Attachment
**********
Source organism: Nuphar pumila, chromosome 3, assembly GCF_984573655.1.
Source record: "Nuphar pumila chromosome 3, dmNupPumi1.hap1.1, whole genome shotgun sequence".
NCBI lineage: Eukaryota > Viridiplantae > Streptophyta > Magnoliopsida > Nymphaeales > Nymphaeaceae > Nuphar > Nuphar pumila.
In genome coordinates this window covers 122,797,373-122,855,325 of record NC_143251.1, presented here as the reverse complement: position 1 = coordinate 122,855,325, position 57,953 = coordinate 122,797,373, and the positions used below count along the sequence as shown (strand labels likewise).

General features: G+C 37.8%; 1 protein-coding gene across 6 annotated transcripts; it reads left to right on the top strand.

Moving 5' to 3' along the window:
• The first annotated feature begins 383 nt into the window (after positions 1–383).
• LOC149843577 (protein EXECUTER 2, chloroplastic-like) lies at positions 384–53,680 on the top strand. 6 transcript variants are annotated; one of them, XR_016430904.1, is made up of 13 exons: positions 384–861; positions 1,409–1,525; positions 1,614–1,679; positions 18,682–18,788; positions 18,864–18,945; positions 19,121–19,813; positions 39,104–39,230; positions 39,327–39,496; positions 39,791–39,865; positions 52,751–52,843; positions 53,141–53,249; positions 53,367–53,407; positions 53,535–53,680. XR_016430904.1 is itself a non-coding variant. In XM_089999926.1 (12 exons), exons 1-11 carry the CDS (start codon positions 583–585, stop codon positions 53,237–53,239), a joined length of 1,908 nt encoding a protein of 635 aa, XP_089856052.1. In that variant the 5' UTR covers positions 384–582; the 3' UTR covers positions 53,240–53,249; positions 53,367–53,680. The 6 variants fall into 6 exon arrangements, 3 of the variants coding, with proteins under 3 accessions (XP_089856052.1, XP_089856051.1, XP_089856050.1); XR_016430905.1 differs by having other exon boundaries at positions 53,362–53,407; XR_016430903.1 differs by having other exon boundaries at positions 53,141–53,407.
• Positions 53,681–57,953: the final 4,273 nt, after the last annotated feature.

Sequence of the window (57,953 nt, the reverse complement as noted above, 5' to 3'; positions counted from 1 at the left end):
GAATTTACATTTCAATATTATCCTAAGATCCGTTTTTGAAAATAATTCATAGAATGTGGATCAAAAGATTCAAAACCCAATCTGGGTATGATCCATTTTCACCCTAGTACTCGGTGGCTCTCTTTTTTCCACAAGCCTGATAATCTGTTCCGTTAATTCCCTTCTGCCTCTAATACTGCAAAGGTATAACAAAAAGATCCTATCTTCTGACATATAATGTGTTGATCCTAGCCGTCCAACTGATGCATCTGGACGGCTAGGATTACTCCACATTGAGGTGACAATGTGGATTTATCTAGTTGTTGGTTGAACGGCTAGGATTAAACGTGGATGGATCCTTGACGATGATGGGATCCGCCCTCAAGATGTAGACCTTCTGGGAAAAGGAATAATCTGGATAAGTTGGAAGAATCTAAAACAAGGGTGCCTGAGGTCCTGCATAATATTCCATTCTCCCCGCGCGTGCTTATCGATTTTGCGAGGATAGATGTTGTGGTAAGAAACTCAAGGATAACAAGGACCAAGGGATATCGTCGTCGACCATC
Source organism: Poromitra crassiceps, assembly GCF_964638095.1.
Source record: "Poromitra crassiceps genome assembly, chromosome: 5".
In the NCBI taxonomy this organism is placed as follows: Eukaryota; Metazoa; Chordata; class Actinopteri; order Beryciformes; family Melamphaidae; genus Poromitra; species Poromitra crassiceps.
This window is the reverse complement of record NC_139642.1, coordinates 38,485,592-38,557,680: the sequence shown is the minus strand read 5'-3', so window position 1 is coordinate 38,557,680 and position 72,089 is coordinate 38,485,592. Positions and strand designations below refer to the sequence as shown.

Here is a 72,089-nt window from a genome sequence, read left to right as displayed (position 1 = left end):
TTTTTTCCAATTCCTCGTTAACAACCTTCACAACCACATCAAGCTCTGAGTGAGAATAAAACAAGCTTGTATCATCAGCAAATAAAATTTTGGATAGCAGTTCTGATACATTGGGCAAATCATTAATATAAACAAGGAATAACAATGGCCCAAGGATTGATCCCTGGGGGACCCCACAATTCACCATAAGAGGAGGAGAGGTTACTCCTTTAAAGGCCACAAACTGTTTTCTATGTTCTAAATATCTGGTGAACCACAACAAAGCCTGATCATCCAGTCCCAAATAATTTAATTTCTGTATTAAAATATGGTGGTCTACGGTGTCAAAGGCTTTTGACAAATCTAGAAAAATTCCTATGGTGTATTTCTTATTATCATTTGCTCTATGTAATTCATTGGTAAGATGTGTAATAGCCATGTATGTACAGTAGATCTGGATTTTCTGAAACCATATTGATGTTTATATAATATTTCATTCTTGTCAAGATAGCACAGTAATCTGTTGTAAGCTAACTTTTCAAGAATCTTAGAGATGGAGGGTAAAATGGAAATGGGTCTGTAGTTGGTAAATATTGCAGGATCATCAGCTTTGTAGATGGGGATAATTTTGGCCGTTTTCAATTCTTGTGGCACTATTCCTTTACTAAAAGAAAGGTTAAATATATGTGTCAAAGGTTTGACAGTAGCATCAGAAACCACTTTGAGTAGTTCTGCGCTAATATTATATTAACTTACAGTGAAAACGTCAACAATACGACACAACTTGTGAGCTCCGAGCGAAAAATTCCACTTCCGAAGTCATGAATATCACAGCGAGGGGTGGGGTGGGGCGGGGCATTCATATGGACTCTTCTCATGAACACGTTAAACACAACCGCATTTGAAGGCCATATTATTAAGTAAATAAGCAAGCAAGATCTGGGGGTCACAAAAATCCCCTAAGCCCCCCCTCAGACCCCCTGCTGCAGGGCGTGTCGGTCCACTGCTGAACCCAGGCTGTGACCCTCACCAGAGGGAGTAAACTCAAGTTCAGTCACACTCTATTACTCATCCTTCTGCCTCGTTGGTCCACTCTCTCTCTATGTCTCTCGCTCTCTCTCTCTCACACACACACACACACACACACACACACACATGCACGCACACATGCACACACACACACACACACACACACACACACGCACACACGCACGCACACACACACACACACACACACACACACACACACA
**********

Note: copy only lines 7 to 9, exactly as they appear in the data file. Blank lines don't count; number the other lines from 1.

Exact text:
• The first annotated feature begins 383 nt into the window (after positions 1–383).
• LOC149843577 (protein EXECUTER 2, chloroplastic-like) lies at positions 384–53,680 on the top strand. 6 transcript variants are annotated; one of them, XR_016430904.1, is made up of 13 exons: positions 384–861; positions 1,409–1,525; positions 1,614–1,679; positions 18,682–18,788; positions 18,864–18,945; positions 19,121–19,813; positions 39,104–39,230; positions 39,327–39,496; positions 39,791–39,865; positions 52,751–52,843; positions 53,141–53,249; positions 53,367–53,407; positions 53,535–53,680. XR_016430904.1 is itself a non-coding variant. In XM_089999926.1 (12 exons), exons 1-11 carry the CDS (start codon positions 583–585, stop codon positions 53,237–53,239), a joined length of 1,908 nt encoding a protein of 635 aa, XP_089856052.1. In that variant the 5' UTR covers positions 384–582; the 3' UTR covers positions 53,240–53,249; positions 53,367–53,680. The 6 variants fall into 6 exon arrangements, 3 of the variants coding, with proteins under 3 accessions (XP_089856052.1, XP_089856051.1, XP_089856050.1); XR_016430905.1 differs by having other exon boundaries at positions 53,362–53,407; XR_016430903.1 differs by having other exon boundaries at positions 53,141–53,407.
• Positions 53,681–57,953: the final 4,273 nt, after the last annotated feature.